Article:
The current push by the Obama administration and many in Congress to curb duplicative programs has a modern-day flavor -- record budget deficits and the demands of a globalized economy are driving the bid to streamline federal agencies.
But beware of the term “unprecedented.” Many of the tensions between the legislative and executive branches over who causes overlap in programs were debated as far back as World War I, as explained by Mordecai Lee, a professor of governmental affairs at the School of Continuing Education at the University of Wisconsin-Milwaukee.
In his 2006 book Institutionalizing Congress and the Presidency, Lee provides a history of the U.S. Bureau of Efficiency, a little-known entity that existed as an independent agency from 1916 to 1933. As “the first agency of disinterested management professionals in the federal government,” he writes, its chief purpose was crisis management and classification of personnel for the president. In its first few years, the bureau “created an extensive card index of government activities in an effort to create a database that could be used to identify possible duplication and overlap,” Lee notes.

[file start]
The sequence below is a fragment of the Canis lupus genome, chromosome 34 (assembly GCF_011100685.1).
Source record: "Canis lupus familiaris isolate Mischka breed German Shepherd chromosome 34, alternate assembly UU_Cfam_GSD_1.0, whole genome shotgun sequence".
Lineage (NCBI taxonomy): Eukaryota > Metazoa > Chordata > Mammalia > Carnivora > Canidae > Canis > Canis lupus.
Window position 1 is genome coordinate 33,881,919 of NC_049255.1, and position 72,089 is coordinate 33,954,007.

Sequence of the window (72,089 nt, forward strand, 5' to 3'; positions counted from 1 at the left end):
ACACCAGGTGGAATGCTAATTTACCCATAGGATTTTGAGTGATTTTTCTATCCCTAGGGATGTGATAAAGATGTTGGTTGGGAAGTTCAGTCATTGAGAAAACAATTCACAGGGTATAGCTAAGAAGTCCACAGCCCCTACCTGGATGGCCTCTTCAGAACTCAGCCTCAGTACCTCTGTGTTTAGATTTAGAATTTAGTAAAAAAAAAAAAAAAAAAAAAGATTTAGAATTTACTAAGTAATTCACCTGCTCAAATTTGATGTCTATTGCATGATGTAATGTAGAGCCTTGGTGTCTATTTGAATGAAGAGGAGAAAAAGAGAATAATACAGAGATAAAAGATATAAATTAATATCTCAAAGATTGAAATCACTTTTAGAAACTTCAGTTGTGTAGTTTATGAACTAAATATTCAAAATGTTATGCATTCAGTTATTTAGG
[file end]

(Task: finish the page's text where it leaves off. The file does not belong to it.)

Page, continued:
The agency advised the new Bureau of the Budget (precursor to the Office of Management and Budget, created in 1921), and its leader -- an “efficiency expert” named Herbert D. Brown -- concluded in a paper that the problem of duplication was not widespread. “It is true that Congress sometimes passes legislation that authorizes duplications,” Brown said, “but in actual practice, the departments are careful to keep off each other’s toes.”